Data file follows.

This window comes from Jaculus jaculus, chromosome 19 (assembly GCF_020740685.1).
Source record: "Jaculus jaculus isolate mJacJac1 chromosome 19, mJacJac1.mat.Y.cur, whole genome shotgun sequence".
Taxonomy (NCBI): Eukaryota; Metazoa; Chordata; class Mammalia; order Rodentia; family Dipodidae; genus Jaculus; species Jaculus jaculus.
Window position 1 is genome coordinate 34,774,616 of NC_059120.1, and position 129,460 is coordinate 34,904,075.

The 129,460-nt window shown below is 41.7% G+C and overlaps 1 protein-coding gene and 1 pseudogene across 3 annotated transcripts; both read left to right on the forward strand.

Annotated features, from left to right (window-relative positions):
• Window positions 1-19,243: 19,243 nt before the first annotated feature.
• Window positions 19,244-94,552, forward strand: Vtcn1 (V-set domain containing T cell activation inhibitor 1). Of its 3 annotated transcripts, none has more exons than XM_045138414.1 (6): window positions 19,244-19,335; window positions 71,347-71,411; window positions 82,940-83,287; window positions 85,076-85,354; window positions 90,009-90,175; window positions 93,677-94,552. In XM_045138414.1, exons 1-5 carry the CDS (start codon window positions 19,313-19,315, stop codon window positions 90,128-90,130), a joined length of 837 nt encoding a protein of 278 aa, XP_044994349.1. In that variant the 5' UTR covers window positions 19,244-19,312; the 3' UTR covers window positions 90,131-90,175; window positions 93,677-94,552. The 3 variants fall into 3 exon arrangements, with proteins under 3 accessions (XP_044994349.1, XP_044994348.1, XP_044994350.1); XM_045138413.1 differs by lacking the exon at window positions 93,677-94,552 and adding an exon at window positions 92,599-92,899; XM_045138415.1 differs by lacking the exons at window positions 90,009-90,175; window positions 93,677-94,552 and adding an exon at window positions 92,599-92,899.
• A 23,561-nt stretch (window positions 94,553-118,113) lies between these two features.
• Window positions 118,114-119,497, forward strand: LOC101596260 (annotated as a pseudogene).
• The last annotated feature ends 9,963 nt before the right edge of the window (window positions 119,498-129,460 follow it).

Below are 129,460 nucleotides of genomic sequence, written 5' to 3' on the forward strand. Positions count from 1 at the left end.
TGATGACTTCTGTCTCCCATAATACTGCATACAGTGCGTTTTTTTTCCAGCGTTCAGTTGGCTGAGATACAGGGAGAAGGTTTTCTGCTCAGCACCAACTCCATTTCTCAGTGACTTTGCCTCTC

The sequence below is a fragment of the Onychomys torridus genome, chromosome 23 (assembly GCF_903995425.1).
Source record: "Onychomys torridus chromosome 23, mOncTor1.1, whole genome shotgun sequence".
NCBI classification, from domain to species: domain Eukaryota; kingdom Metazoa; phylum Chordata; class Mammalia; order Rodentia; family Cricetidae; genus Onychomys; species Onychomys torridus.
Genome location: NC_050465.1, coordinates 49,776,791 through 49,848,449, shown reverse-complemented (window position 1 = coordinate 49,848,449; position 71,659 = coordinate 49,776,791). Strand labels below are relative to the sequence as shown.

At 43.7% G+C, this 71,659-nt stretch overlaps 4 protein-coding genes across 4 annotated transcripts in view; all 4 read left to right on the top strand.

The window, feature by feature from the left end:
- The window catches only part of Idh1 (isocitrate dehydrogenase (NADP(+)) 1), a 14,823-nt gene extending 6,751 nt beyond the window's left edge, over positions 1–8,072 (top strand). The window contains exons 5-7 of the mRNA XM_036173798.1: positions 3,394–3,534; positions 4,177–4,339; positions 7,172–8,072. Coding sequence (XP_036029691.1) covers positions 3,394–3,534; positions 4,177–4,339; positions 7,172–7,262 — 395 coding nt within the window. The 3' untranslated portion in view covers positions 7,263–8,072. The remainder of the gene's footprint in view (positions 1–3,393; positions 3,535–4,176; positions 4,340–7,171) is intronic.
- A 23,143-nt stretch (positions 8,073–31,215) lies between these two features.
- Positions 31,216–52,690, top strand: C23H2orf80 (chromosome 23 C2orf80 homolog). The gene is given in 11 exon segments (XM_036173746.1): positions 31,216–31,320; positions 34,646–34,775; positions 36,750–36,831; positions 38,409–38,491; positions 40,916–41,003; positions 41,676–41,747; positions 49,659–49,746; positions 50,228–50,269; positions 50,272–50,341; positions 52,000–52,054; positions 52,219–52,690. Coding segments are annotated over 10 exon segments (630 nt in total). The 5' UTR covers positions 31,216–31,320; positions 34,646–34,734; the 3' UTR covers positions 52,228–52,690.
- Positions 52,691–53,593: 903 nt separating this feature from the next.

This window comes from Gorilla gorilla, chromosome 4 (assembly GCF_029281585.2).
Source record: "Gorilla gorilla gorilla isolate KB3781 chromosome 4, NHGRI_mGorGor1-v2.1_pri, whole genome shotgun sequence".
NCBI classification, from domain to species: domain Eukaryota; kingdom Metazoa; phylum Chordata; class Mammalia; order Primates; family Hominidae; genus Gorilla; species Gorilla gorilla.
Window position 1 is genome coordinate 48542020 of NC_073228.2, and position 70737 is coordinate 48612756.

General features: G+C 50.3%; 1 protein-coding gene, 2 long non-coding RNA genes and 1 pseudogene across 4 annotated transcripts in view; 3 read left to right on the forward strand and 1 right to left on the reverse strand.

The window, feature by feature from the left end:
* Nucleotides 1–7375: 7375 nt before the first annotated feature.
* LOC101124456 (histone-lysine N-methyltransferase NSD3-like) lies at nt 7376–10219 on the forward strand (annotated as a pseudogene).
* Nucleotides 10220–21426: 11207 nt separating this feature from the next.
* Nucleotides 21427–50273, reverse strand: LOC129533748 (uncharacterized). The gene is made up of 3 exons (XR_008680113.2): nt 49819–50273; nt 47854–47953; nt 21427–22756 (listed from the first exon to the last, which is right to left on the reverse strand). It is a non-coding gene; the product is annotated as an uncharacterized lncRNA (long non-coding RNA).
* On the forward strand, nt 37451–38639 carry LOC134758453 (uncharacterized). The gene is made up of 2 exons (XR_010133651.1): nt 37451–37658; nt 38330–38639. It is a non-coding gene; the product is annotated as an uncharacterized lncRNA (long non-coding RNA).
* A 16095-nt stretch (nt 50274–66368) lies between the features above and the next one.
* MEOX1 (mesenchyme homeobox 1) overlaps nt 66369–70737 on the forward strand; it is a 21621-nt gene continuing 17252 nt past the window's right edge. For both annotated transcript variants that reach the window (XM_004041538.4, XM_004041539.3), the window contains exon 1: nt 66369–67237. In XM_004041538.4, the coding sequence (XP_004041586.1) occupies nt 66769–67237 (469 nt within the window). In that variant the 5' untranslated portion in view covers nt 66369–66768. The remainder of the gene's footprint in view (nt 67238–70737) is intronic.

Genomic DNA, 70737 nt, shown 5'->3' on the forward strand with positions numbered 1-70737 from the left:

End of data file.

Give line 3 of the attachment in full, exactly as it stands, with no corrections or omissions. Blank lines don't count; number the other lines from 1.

Taxonomy (NCBI): Eukaryota; Metazoa; Chordata; class Mammalia; order Rodentia; family Dipodidae; genus Jaculus; species Jaculus jaculus.